I’ve always been slightly fascinated with the unusual paths to movie stardom that some people have had. I think about people like Audie Murphy, he was one of the most decorated combat vets of World War II and someone at a movie studio thought that making him a movie star was the next logical step. How ‘bout Esther Williams, a competitive swimmer turned leading lady. Then we have the star of our film today, Ali Landry. To many in the late 90’s she was “that hot girl from the Doritos Super Bowl commercial.” Of course, once you’ve shared the screen with nacho cheese flavored chips, movie stardom is what comes next. Well, maybe the direct-to-video sort of stardom when you headline films like this 2002 offering, National Lampoon presents: Repli-Kate.
The plot centers on a young scientist named Max Fleming (Psych’s James Roday) who is working with the stuffy Dr. Jonas (Eugene Levy) on some cloning technology. Max is actually the brains of the operation, though, and has had some success with cloning a mouse. Of course, Jonas is anxious to present these findings to the world and to receive all the attention that comes with it. This includes a story being written by a gorgeous young magazine reporter, Kate Carson (Landry). One day, while she is interviewing Max in the lab, she accidentally cuts herself. Some of her blood ends up on a slide and, well you can do the math. Later when Max tries to create another clone with what he thinks is mouse blood, he ends up with a clone of Kate…full-grown and as sexy as the original.
Now, Max and his friend Henry (Desmond Askew) have to keep “Repli-Kate” away from the original, and teach her to function in the real world. However, they decide to mold her in their image. Basically, they teach her to see the world the way a dude would…love sports, drink lots of beer, be sexually dominant, that sort of stuff. They soon learn having a gorgeous woman around who acts like a frat boy is actually no fun at all. Things are complicated further when Max and the real Kate start to fall in love.
I’ve watched enough of these National Lampoon films to not go in expecting a whole lot. While it does stumble into the realm of moronic humor at times, I was really surprised at how charming Repli-Kate manages to be at times. I think it’s fair to say that the material is elevated immensely by the film’s two very engaging leads. My family are huge fans of the show Psych, so when I saw James Roday show up on screen I thought this could be interesting. He really sells it as a guy who is brilliant, but a bit of a goofball…not to mention a total wash-out when it comes to interacting with the opposite sex. I can’t fault him for fumbling a bit, though, when his conquest is as gorgeous as Ali Landry is. She’s more than just a pretty face in this film, though. She proves to be quite a skilled comedic performer both as the very sweet and crushable Kate and the offputting Repli-Kate. Her professors at the Frito Lay School of Acting should be proud.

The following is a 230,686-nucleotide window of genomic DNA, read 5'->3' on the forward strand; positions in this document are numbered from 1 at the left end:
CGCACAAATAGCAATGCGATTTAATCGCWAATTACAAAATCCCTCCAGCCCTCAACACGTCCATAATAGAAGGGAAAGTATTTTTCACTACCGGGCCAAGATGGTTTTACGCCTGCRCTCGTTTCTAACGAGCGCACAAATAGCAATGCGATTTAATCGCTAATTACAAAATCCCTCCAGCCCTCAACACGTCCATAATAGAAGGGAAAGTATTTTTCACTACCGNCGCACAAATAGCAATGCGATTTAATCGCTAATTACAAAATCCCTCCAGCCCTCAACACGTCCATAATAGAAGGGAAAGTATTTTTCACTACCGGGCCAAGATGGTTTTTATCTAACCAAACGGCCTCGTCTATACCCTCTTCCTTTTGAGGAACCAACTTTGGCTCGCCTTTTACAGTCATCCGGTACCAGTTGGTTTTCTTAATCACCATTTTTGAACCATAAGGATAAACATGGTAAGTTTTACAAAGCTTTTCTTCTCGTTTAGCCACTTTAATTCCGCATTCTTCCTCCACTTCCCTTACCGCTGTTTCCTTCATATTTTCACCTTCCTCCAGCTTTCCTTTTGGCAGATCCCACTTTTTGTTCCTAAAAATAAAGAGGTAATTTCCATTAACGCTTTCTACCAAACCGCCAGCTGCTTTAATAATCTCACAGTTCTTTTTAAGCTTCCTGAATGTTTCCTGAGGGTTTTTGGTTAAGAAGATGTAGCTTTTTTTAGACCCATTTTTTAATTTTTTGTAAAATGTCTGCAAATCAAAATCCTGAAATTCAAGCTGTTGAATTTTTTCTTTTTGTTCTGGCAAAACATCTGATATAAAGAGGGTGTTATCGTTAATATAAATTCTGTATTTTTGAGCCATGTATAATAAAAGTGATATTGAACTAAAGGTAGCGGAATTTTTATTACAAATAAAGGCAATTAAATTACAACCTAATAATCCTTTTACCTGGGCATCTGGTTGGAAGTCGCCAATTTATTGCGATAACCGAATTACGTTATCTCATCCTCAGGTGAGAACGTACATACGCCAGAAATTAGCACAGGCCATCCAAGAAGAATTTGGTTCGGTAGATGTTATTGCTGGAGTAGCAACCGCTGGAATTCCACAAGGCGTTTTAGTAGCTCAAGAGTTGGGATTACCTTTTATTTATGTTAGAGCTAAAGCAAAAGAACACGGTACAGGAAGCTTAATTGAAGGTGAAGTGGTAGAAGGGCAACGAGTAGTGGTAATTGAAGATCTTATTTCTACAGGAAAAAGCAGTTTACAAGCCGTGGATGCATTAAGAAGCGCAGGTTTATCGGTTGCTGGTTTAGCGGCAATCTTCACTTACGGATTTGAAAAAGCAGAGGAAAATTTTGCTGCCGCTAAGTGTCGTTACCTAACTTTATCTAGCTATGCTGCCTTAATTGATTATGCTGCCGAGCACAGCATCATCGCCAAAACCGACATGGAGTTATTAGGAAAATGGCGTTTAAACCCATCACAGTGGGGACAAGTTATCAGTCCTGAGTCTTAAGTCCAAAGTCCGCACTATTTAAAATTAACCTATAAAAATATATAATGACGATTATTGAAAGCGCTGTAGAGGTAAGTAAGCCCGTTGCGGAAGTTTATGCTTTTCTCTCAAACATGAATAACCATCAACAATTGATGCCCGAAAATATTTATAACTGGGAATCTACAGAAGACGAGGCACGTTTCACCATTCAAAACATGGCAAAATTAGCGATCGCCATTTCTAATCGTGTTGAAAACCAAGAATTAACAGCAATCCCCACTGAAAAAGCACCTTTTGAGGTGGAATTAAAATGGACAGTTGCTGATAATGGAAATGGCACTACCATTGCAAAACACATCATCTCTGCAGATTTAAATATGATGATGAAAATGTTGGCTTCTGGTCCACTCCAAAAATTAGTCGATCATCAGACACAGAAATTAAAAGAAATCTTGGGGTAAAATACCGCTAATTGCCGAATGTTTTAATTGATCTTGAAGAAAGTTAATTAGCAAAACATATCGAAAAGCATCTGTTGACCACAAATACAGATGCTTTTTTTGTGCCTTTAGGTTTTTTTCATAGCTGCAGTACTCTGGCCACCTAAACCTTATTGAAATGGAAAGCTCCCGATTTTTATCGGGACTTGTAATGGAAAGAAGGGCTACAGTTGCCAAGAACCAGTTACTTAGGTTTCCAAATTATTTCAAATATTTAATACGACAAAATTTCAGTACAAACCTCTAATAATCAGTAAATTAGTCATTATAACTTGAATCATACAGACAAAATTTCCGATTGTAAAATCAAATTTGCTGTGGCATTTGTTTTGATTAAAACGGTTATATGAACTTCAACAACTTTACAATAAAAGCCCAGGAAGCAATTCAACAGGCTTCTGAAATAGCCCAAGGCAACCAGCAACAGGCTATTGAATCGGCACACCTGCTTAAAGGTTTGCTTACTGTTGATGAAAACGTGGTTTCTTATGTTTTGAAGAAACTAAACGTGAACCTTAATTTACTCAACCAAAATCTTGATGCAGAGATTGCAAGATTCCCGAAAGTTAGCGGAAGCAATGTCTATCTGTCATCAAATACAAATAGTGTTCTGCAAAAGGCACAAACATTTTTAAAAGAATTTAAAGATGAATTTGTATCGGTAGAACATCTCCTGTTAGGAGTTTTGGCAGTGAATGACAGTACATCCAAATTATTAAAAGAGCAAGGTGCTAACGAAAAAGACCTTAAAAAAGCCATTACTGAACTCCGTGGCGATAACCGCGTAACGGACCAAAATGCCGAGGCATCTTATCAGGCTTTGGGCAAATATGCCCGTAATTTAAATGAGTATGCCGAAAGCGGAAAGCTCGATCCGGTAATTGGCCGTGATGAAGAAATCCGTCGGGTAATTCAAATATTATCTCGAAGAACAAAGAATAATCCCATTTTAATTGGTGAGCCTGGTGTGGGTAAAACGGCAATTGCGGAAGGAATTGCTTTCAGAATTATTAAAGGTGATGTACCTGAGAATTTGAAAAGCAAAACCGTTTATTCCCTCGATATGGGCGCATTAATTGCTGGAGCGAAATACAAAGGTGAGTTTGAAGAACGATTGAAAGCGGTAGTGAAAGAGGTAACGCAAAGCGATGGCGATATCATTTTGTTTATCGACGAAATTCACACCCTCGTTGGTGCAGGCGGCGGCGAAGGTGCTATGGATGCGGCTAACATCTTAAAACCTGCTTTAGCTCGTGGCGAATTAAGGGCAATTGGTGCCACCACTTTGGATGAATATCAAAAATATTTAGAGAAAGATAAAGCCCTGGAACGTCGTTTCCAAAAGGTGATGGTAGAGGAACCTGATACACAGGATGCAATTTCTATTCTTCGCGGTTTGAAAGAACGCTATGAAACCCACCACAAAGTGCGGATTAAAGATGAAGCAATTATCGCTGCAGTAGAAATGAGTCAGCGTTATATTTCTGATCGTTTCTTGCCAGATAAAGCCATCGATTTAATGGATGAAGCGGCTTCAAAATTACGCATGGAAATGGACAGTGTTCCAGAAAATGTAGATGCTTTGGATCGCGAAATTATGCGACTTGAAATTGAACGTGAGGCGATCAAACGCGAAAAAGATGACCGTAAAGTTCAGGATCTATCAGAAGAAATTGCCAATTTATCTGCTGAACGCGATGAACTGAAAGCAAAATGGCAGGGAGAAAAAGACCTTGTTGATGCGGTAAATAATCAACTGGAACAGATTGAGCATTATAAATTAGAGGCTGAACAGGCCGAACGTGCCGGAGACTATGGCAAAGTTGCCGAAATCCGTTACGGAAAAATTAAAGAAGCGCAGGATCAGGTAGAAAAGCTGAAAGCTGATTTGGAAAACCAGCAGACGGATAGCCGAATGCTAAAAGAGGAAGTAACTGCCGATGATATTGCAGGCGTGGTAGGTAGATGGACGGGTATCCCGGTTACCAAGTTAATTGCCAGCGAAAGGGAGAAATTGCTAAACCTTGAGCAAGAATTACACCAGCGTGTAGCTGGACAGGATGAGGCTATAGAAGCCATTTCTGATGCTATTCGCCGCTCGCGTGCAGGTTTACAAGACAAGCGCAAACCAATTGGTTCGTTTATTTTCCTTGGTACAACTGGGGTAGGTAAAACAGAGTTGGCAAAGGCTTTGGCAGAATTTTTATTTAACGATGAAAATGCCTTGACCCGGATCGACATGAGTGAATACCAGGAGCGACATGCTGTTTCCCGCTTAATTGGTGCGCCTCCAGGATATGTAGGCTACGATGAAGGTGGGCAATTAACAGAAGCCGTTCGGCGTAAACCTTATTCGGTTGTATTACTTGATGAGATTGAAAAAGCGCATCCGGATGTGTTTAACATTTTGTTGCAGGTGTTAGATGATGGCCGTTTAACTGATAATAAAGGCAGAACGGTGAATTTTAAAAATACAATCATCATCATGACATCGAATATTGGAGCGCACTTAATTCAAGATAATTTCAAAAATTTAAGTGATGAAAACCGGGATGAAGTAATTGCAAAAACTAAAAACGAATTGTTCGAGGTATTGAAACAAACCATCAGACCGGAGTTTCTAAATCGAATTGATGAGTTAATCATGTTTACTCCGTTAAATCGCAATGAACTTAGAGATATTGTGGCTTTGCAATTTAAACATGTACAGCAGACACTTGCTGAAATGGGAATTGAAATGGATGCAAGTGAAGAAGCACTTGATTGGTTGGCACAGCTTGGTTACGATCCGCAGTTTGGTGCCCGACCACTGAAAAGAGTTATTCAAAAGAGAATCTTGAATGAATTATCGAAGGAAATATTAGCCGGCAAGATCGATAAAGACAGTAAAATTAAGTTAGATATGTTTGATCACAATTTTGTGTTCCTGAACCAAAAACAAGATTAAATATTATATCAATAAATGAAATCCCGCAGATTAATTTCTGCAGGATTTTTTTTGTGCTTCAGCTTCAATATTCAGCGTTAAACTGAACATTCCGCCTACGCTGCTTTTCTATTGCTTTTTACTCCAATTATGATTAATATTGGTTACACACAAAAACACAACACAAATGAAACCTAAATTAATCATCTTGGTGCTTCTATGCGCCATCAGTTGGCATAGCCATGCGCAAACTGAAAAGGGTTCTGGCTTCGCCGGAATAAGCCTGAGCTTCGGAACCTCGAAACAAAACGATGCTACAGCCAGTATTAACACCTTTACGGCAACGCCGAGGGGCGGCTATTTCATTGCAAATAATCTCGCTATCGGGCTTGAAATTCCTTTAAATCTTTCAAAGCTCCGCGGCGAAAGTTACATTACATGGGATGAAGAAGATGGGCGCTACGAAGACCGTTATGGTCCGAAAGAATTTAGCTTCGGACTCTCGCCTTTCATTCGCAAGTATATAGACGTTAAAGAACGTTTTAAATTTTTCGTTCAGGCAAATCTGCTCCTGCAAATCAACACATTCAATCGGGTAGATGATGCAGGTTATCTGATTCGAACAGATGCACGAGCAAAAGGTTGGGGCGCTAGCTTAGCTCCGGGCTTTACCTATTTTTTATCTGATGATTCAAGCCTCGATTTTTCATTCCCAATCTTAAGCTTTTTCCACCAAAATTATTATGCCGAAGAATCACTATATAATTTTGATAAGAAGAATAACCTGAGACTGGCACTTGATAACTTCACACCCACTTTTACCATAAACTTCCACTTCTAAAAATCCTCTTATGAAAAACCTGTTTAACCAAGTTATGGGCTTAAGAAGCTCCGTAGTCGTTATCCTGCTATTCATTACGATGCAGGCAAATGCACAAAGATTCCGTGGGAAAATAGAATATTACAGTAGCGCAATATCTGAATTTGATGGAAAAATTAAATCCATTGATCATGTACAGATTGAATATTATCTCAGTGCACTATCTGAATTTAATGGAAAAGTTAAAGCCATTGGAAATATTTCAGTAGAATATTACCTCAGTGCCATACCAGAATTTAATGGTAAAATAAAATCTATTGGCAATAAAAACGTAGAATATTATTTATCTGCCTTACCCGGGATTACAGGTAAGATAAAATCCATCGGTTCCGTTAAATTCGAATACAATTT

Though the film is very sweet at times, this is still a National Lampoon film, and we’re many years removed from the likes of Animal House and Vacation. The film slips into some painfully sophomoric moments of attempted humor that do threaten to sink this film. The climax of the film is especially egregious, where a (spoiler alert) cloned version of Eugene Levy’s character stands in front of an auditorium full of scientists and delivers a speech which consists of saying the word “penis” over and over and over again. Did the filmmakers not realize that they had Eugene Levy there? He’s only one of the funniest comedic performers to come out of the Second City. You could’ve told the man to improvise for three minutes and you’d have had enough comedic gold to make a leprechaun jealous. The sequence is made even more painful given the fact that the film actually has a fair share of solidly funny moments. Ali Larter has a really fun scene where the two versions of herself keep almost running into each other in a department store changing room. She even gets to do a short take on the Marx Brothers famous Duck Soup mirror sequence. The film has some moments of good comedy, but when it falls it falls hard.
Despite those painful moments, I think the film ultimately charmed me more than it frustrated me. The love story that claws its way through the more juvenile moments is pretty darn sweet. Roday and Landry make a great couple. There’s great chemistry between them and it’s a nice touch that, as gorgeous as she is, she fumbles with trying to move their relationship forward just about as much as he does. Even though this all takes place in the context of an outlandish story, there is something genuine about the evolution of their relationship and you can’t help but root for them as a couple.
Repli-Kate certainly falls victim to some of the trappings that come with slapping the name National Lampoon on a film, but it does manage to rise above the frat boy humor at times. It is by no stretch of the imagination an expertly handled comedy, but the two leads do give the film a sweetness that is hard to resist. It’s not a great film, but was a pleasant enough surprise.